I don’t like raw tomatoes—something about the texture, the squishiness. But the farmer’s market is just bursting with beautiful ‘heirloom’ varieties right now (including these darling little Purple Cherokee tomatoes, with their green striped tops), and I want in on the fun. Enter: Oven-dried tomatoes.
Oven-dried tomatoes are like sun-dried tomatoes, only you can dry them in your kitchen (and, subsequently, save money on buying pre-dried tomatoes, which are generally much pricier than the fresh kind. The Purple Foodie says oven-drying is the same as sun-drying tomatoes, “except that it doesn’t sound as fancy and the job gets done a lot quicker!”
Oven-drying works particularly well for really fresh, flavorful tomatoes, because drying them helps concentrate their flavor (though the key is to dry them just enough that they get a little sweet and chewy, not totally baked). And though drying tomatoes robs them of the water-soluble vitamins, such as B and C, the lycopene content of tomatoes increases when dried (lycopene is an antioxidant found in only a few fruits and vegetables that may help prevent heart disease and some cancers), while minerals, fiber content, vitamin A and phytochemicals become concentrated, according to Golden Harvest Organics.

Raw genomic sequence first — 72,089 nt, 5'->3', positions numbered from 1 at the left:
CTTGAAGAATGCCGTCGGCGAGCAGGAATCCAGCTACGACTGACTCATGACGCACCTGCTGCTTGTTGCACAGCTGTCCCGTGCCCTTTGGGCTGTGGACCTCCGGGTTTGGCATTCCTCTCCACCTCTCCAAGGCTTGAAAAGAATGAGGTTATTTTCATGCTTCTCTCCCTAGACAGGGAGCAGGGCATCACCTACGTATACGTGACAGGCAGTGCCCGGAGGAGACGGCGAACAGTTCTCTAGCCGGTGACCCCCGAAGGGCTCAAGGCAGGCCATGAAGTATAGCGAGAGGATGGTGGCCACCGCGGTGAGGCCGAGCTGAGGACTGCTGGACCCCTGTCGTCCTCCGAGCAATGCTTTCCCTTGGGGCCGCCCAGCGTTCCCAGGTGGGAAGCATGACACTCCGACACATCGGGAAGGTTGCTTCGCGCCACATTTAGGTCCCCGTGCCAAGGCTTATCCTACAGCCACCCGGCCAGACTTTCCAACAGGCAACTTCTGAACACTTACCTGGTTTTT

Once your tomatoes are dried, you throw them in salads, on pizzas, in pasta—or store them. Dried tomatoes will keep in plastic bag or airtight glass jar for about a year. Pack tightly (squeezing out excess air if using a bag), and store in a dark place, at room temperature. You can store them dry or in a little olive oil.
I wanted to make something simple with the dried tomatoes, so their flavor could really pop, so I added them to a simple orzo, chopped fresh basil and olive oil mix.
Oven-Dried Tomatoes With Orzo & Basil
ripe tomatoes (any size/variety, the fresher and more flavorful the better)
1 1/2 cups orzo
1 tablespoon brown sugar
fresh basil, about 1/4 cup chopped
pepper (and additional herbs for tomatoes if desired)
Preheat oven to 200 degrees.
Slice tomatoes, and spread on aluminum foil or parchment-covered baking sheet. Placing them skin-side up will allow some of the moisture to drip out, which helps them dry faster. Sprinkle tomatoes lightly with brown sugar, pepper and any herbs you want to use (I just used a little oregano). Put tomatoes in oven to bake—which could take anywhere between 1.5- and 6 hours, I’m told. I cooked mine for about 2 hours. How long you cook them is, in part, a matter of preference, but as a guide, edges of tomatoes should be shriveled and juices stopped running.
For orzo, bring 4 cups water to a boil, then add 1 1/2 cups orzo. Cover halfway and let cook for 7-10 minutes, until pasta is tender. Drain.
Add olive oil and chopped basil to orzo, and stir. Top with copious dried tomatoes.